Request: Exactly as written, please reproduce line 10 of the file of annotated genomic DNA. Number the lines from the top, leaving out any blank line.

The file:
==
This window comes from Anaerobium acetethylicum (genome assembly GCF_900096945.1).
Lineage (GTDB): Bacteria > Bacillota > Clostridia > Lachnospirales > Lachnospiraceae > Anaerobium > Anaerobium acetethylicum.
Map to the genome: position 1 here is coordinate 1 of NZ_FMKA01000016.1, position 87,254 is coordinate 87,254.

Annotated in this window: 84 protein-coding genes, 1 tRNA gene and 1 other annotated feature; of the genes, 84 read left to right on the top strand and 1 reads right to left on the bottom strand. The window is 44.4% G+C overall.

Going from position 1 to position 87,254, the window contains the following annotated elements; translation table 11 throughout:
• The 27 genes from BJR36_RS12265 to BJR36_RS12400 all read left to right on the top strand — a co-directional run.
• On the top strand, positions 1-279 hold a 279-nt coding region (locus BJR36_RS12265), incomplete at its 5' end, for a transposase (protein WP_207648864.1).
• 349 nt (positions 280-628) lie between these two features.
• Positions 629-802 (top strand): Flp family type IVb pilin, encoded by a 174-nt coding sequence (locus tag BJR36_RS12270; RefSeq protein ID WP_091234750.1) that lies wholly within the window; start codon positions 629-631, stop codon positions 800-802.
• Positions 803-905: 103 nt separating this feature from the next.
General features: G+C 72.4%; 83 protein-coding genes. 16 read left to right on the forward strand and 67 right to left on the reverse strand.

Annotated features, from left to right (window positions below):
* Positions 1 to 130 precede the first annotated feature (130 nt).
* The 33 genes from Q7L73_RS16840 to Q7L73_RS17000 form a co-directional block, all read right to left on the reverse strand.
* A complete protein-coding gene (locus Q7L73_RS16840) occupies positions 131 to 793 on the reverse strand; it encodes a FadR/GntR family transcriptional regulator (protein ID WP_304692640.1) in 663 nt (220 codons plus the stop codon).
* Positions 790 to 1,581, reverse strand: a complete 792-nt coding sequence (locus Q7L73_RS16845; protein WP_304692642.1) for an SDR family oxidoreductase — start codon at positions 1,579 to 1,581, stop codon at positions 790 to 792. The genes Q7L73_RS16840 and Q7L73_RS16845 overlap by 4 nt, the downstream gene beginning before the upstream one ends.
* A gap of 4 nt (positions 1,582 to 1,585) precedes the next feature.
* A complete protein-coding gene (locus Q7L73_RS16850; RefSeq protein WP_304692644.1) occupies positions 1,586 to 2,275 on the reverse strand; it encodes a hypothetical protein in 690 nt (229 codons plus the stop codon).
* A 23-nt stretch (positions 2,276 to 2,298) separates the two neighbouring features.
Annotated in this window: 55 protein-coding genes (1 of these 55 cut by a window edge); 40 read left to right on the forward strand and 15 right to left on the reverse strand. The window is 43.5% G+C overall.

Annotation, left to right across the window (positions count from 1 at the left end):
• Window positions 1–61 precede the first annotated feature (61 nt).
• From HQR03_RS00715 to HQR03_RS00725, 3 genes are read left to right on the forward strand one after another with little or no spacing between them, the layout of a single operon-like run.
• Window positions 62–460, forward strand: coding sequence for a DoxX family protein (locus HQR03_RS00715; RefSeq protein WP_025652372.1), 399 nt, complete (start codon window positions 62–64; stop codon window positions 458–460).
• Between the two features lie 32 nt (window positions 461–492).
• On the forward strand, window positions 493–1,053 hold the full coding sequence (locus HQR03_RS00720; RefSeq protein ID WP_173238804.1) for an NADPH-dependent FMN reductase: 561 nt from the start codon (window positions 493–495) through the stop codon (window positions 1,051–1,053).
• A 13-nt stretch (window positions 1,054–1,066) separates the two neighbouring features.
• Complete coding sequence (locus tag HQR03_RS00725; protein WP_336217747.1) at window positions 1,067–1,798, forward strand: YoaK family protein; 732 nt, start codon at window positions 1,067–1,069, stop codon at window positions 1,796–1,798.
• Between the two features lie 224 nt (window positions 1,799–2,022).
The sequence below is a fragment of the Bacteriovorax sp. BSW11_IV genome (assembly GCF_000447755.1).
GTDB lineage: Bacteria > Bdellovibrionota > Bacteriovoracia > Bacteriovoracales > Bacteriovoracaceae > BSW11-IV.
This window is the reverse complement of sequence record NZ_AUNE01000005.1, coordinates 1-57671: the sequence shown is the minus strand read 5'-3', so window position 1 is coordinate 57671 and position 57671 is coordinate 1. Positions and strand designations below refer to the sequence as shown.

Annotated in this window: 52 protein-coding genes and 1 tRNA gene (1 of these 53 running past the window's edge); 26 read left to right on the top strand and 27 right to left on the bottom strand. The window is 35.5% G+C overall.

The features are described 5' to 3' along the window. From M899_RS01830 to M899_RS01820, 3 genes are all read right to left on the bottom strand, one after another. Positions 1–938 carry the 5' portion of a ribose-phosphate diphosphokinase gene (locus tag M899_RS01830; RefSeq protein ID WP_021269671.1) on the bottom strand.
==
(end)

• Positions 803-905: 103 nt separating this feature from the next.